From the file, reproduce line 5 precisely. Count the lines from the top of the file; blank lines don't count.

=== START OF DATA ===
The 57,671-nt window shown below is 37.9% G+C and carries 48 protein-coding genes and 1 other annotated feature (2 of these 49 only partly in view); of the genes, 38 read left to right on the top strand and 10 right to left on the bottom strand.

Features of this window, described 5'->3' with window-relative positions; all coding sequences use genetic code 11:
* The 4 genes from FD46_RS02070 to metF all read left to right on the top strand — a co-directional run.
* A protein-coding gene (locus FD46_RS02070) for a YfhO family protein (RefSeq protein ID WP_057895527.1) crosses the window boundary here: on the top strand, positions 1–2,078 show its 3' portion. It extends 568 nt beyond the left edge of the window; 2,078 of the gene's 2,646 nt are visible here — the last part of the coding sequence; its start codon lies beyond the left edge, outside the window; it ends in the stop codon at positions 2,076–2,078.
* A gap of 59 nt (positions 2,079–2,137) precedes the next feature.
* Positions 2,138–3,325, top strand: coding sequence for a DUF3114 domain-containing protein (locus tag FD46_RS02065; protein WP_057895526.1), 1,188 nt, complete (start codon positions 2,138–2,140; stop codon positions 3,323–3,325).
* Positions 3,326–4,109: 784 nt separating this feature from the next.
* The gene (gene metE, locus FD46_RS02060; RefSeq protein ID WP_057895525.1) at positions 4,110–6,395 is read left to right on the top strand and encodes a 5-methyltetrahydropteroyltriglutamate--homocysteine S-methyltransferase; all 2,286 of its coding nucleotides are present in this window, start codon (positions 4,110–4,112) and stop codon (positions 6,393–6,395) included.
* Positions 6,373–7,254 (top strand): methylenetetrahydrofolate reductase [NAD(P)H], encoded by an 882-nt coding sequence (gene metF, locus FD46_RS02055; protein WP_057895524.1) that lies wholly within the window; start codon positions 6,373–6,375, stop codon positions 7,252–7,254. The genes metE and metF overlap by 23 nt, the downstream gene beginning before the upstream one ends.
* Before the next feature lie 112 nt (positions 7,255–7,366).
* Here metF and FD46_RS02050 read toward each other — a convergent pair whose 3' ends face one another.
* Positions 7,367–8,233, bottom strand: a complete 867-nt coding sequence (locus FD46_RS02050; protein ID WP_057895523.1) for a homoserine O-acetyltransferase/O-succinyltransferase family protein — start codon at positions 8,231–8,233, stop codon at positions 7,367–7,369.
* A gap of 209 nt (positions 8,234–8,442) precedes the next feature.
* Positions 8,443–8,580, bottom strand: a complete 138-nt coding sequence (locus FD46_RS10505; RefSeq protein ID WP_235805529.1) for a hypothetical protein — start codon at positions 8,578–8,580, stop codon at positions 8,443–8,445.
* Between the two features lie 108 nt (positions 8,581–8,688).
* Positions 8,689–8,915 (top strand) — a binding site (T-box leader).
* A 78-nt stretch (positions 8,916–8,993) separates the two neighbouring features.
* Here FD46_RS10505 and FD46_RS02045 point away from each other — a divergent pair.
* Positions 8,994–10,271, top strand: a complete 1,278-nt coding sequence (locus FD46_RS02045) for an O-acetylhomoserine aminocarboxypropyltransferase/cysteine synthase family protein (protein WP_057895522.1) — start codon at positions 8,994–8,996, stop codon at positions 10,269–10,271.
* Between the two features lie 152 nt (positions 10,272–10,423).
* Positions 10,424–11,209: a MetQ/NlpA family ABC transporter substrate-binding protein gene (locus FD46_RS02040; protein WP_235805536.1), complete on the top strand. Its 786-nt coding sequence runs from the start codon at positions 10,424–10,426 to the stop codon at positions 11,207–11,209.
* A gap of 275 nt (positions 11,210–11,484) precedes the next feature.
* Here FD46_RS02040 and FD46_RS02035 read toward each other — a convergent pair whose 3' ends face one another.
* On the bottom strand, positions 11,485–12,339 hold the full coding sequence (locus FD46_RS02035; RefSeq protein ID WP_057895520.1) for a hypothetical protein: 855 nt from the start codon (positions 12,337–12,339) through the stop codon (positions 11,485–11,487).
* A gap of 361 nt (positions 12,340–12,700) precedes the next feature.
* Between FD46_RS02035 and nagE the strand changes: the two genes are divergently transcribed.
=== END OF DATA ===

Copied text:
* A gap of 59 nt (positions 2,079–2,137) precedes the next feature.